In memory of Cuddles

From the day they came to live with us Cuddles and Kisses, our Roborovski dwarf hamsters, brought joy into our lives. Cuddles silently passed into darkness on 18th June 2010. This page is dedicated to his memory. Goodnight Cuddles.

Three days before Cuddles and Kisses came to live with us, we bought a book about dwarf hamsters. I read it from cover to cover, arriving finally at a section titled ‘Old age’. It explained how an aging hamster gradually becomes quieter and slower — “the time for wild games is over; it will not like them any more”. I found that phrase particularly poignant, and sought comfort from Clare. We lay on the bed and talked about life and death. Clare said that what matters is not the length of the hamster’s life, but the amount of joy and love we could bring into it. She said that the same is true for us — that one day she would die, but she hoped to bring love and joy into my life in the time we have together.

On the same day, we bought an elaborate enclosure for the hamsters. I’m not comfortable with keeping animals in small rectangular cages, so we bought a modular enclosure consisting of a range of spherical and hemispherical chambers connected by a series of tubes, mimicking the burrows hamsters inhabit in the wild. As the hamsters grew we expanded the enclosure with a winding side-tunnel. One of the smaller chambers had a handle so it could be used to transport hamsters, and it was in this transport chamber that Cuddles and Kisses travelled to their new home on 17th March 2009.

Cuddles and Kisses differed both in appearance and in personality. We quickly noticed that Cuddles had much more prominent ears, and now we were able to tell them apart we gave them their names. Over the next few days we became aware of their different sleeping habits, and joked that they were like hamster version of ourselves; Cuddles was awake and running around while Kisses was still asleep, taking after me and Clare respectively. Cuddles was more confident, and was always the first to inspect anything new in their enclosure. As they matured, Cuddles would let Kisses try the food first, but Kisses would always back away once Cuddles arrived — Cuddles was certainly the dominant hamster.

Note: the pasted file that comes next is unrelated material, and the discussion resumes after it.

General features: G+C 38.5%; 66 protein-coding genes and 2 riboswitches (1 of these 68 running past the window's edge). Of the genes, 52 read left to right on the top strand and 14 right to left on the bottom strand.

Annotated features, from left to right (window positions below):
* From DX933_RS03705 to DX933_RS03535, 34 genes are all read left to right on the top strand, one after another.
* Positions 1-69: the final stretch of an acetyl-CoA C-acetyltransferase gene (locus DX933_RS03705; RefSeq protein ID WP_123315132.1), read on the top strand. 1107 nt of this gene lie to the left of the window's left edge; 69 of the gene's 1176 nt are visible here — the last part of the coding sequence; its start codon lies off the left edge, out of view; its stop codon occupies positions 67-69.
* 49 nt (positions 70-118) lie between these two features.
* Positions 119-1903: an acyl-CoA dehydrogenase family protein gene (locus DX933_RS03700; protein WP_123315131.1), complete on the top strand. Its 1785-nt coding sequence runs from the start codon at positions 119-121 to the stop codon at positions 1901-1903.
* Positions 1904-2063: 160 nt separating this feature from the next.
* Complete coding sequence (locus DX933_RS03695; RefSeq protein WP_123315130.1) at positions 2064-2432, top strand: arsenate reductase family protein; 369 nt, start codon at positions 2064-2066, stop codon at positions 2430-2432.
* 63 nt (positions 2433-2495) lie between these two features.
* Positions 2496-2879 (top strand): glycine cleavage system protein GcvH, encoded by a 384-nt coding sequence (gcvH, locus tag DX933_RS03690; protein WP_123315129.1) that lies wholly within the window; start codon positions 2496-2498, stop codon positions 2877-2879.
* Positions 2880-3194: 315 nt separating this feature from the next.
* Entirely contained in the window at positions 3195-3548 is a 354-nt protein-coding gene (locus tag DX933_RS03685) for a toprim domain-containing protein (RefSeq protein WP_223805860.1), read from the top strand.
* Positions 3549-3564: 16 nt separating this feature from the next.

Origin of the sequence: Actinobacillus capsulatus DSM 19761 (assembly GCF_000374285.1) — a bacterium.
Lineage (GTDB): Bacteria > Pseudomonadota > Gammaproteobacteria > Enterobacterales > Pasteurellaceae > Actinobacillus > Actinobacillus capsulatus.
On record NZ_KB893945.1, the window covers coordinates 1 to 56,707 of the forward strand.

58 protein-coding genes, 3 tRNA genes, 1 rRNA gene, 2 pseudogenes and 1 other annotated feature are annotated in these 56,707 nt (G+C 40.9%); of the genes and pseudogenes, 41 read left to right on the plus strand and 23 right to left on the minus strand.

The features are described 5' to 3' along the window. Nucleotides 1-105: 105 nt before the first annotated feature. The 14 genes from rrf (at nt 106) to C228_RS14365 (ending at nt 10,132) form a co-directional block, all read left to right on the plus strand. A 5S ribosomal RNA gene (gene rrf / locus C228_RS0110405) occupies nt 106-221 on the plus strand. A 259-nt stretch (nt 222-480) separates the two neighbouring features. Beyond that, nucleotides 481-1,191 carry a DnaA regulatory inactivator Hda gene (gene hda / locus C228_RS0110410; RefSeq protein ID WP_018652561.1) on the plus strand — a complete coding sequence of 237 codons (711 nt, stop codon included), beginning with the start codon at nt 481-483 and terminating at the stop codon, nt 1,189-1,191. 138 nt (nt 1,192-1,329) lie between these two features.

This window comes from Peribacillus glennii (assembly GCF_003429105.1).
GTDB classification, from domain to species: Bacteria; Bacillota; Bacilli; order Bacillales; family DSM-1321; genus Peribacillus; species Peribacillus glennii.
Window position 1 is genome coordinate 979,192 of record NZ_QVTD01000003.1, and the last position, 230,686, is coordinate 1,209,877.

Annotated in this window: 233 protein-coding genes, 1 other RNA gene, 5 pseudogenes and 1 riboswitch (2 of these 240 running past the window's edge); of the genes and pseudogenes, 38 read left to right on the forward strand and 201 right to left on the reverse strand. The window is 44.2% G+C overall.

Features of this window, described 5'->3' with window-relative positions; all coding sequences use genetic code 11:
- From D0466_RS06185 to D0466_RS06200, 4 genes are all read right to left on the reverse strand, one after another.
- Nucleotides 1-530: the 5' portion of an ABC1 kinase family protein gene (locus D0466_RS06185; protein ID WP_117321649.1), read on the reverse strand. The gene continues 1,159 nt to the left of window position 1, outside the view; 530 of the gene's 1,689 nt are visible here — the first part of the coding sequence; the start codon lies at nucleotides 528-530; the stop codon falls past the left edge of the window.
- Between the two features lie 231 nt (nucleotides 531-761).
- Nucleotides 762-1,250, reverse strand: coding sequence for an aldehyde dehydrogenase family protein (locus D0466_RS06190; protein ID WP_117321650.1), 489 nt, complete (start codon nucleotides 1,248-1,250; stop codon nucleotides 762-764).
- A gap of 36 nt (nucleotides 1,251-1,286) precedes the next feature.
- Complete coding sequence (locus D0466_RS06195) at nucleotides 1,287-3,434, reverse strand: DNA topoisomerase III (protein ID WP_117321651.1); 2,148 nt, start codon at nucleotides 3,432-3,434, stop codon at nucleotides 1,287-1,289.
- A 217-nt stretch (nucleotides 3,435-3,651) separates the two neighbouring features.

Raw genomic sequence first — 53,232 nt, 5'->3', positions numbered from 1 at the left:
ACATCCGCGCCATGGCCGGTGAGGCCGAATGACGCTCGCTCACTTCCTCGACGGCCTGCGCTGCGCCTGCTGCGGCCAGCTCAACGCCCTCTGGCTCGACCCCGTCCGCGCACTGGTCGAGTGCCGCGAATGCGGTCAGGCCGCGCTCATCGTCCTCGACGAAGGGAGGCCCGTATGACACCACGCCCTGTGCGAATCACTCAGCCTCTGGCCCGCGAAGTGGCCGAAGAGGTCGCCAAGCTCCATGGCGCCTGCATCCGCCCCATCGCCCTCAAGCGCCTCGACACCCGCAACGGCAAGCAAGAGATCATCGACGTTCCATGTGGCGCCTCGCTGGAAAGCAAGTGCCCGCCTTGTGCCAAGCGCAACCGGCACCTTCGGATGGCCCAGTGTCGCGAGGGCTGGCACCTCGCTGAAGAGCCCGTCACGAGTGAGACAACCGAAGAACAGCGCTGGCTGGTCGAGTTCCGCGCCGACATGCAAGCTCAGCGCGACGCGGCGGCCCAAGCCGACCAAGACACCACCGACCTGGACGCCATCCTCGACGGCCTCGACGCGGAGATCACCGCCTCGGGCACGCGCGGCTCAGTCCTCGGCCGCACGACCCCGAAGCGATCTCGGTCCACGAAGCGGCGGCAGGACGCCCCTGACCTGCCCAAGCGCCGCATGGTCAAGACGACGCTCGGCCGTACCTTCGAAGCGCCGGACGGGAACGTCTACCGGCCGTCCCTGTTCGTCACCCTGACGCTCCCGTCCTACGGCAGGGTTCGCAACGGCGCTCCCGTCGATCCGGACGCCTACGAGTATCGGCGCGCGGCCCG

At first we had to put food and water in dishes, as the hamsters were so tiny that they couldn’t reach the water bottle or climb the steps to the food dish above the den in the main chamber. It took a few months for them to grow large enough to climb into the wheel, but once they could they played in it constantly, sometimes individually and sometimes in tandem. Occasionally one of them would run in the wheel and stop suddenly, doing a complete loop as the wheel carried on spinning.

Cuddles and Kisses introduced two new phrases to our vocabulary: ‘carpet adventures’ and ‘hamster kisses’. On a couple of occasions shortly after their arrival, one of them escaped whilst Clare was dismantling their enclosure to clean it. The escaped hamster wouldn’t run, but would stand still on the carpet until caught in a jam jar and helped back into the enclosure. Clare referred to these incidents as ‘carpet adventures’. ‘Hamster kisses’ referred to our nightly ritual of blowing them both kisses, before saying “Night-night Cuddles, night-night Kisses”. The hamsters would stay at my workplace whilst we were away, but we would still wish them good night and blow them kisses from hundreds of kilometres away, even if we had to guess their direction.

One day when Clare tried to wake the hamsters so she could clean their enclosure only Kisses emerged. Clare found Cuddles curled up in bedding in one of the sleeping chambers. As she lifted him out I feared the worst, but then saw him twitch slightly. It was the only time Clare held him in her hand, and she described it as a precious moment. Back in the enclosure he seemed more lively, but over the next few days Clare noticed him becoming slower, eating less, and spending more time sleeping.

On 18th June 2010 Clare found Cuddles amongst the bedding in the den in the main chamber. It had been a couple of days since we had last seen him, so we’re not sure exactly when he died. I placed him in bedding in an egg box, which seemed appropriate as both hamsters loved playing with egg boxes, and Clare tied it with some wool. Clare picked a cornflower from the balcony, and we headed out. In the fading light I buried him under a tree in some woodland where we had seen bluebells growing a few weeks before. Clare laid the cornflower on his grave, and then blew him a kiss and said “Goodnight Cuddles”. I cried then, and did the same.

— Stephen Morley, 2nd July 2010